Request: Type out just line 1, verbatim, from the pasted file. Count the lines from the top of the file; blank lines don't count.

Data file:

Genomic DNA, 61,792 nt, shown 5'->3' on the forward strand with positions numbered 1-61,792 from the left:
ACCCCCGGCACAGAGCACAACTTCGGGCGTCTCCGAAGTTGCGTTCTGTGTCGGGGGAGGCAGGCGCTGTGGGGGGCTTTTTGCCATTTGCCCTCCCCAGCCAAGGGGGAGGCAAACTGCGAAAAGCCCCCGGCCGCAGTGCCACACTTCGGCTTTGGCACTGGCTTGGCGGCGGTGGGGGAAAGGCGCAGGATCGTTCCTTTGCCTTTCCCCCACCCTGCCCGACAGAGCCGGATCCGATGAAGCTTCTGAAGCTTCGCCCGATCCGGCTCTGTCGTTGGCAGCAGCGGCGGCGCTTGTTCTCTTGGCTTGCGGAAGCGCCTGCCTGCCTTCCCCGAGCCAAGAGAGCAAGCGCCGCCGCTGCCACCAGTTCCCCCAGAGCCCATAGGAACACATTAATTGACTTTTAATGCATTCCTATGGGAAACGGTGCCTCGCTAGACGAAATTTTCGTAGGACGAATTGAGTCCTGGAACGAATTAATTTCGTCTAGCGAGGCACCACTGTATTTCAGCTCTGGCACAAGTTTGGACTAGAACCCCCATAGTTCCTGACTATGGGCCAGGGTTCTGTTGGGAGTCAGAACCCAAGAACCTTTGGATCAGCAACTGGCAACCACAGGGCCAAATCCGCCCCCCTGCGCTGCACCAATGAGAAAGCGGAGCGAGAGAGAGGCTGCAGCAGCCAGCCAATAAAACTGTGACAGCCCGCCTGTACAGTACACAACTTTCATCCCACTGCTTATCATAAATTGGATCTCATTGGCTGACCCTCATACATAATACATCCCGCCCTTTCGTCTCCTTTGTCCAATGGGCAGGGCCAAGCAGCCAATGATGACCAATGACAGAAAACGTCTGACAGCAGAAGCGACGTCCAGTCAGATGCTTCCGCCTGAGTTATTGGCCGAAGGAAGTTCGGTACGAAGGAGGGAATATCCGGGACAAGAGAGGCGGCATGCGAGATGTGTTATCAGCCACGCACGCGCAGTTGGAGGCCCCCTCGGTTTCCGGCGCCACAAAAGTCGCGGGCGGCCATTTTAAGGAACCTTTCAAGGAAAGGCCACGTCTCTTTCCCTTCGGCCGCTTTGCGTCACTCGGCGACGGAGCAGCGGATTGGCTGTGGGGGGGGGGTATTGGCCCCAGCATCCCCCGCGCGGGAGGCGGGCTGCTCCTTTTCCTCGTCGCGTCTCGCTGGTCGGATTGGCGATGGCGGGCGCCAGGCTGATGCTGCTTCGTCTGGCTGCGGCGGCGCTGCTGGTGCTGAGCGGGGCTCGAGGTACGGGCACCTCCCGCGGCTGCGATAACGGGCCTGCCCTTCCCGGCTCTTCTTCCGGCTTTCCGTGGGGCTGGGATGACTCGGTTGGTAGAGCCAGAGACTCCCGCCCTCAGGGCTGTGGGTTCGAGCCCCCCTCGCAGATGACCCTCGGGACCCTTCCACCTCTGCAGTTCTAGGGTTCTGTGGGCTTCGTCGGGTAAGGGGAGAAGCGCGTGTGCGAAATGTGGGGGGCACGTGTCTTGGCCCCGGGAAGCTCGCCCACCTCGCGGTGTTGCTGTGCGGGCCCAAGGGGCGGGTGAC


Genomic DNA, 61,792 nt, shown 5'->3' on the forward strand with positions numbered 1-61,792 from the left: